Advanced Predictive Models (ODL) STATS5073

  • Academic Session: 2018-19
  • School: School of Mathematics and Statistics
  • Credits: 10
  • Level: Level 5 (SCQF level 11)
  • Typically Offered: Summer
  • Available to Visiting Students: No
  • Available to Erasmus Students: No
  • Taught Wholly by Distance Learning: Yes

Short Description

This course is concerned with models which can account for a non-normal distribution of the response and/or the fact that data is not independent, but correlated.

Timetable

The course mostly consists of asynchronous teaching material.

Requirements of Entry

The course is only available to students on the online PGCert/PGDip/MSc in Data Analytics.

Excluded Courses

Generalised Linear Models

Generalised Linear Models (Level M)

Statistics 3G: Generalised Linear Models

Co-requisites

-/-

Assessment

100% Continuous Assessment

This will typically be made up of a project report (30%), an oral assessment (20%) and five homework exercises, including online quizzes (50%). Full details are provided in the programme handbook.

Course Aims

The aims of this course are:

■ to provide an overview of different generalisations of linear regression models

■ to acquaint students with the theory of exponential families;

■ to introduce generalised linear models;

■ to introduce the concept of a time series and to present a range of approaches for representing trends and seasonality

■ to illustrate how temporal correlation can be incorporated into a regression model

■ to illustrate how random effects can be incorporated into a regression model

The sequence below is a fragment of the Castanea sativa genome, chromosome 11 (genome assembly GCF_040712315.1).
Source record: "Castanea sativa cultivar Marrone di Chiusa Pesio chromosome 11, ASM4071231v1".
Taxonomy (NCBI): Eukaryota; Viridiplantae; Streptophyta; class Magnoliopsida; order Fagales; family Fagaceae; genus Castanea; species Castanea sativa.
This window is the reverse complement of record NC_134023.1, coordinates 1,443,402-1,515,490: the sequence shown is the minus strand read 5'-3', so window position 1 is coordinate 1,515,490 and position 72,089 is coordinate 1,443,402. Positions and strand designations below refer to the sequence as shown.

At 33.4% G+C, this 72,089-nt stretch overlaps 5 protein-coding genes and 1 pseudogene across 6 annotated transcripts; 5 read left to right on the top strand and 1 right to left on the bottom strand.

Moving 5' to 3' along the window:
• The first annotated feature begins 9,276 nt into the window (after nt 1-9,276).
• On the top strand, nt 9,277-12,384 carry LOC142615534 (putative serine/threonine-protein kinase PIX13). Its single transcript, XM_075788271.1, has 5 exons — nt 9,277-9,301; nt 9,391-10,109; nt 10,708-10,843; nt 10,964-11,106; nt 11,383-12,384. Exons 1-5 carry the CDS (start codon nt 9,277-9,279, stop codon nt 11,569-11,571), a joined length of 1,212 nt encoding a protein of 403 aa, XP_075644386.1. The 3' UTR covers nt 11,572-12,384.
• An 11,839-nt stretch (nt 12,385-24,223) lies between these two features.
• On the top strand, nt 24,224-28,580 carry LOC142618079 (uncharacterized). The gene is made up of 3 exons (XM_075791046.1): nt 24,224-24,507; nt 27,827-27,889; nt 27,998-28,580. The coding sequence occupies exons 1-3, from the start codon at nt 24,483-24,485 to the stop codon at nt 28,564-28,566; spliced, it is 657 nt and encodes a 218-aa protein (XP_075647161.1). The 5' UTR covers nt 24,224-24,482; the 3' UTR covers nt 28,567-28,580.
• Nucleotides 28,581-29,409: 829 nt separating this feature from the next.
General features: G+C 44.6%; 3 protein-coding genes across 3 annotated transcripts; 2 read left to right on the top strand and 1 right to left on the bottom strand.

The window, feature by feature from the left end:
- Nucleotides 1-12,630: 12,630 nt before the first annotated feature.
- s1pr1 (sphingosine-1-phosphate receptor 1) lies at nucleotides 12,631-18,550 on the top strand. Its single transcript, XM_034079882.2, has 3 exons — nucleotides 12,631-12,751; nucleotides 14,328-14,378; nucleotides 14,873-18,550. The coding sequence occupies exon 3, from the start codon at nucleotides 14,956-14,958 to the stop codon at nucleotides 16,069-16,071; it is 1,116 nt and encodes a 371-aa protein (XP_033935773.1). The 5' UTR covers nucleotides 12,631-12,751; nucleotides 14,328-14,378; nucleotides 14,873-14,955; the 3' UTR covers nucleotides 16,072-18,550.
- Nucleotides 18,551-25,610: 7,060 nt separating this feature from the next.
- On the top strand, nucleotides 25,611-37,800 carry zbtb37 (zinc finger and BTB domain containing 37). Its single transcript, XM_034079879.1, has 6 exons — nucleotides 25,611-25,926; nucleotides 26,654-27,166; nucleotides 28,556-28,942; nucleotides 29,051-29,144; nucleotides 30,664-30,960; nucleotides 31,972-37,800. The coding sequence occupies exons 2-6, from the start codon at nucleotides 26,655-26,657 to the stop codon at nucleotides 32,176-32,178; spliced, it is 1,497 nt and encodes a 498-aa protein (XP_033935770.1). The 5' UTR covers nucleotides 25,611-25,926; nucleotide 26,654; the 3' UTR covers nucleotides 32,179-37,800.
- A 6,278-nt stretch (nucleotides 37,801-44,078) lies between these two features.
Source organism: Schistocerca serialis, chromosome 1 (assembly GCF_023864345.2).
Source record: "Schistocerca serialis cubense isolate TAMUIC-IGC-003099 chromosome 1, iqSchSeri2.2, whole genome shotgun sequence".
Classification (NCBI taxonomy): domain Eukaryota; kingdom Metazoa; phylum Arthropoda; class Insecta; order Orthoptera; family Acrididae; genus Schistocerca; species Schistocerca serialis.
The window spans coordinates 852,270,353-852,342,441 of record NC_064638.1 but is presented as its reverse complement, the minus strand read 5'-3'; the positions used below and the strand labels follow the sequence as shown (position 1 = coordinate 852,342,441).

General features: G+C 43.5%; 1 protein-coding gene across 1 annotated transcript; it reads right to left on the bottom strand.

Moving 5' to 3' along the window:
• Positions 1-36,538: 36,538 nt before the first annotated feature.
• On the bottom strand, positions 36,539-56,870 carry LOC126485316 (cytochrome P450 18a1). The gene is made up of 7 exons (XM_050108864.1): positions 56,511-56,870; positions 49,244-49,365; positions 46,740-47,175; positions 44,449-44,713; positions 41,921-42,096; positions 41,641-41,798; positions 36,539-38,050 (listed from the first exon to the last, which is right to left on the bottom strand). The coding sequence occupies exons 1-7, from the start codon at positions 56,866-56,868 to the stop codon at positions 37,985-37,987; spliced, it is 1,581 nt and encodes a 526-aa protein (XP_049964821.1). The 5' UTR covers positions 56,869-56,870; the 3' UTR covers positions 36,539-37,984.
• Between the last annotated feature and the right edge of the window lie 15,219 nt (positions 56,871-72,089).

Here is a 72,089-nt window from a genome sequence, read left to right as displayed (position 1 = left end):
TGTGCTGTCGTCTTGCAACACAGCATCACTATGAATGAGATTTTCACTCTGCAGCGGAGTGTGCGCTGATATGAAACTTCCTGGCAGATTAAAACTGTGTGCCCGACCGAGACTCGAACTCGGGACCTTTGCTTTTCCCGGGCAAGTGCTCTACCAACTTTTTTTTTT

Intended Learning Outcomes of Course

By the end of this course students will be able to:

■ explain and derive key aspects of the theory of exponential families and generalised linear models.

■ make correct use of models with various link functions and link distributions such as models for discrete data;

■ determine whether a time series exhibits any evidence of a trend, seasonality or short-term correlation;

■ define the class of ARIMA probability models;

■ determine an appropriate model for a data set from the class of ARIMA models;

■ predict future values for a given time series;

■ make correct use of regression models assuming correlated residuals as well as models based on generalised estimation equations;

■ explain the notion of a random effect, why and when it is useful and, in particular, how it differs from a fixed effect;

■ make correct use of hierarchical models with random effects.

Minimum Requirement for Award of Credits

Students must submit at least 75% by weight of the components (including examinations) of the course's summative assessment.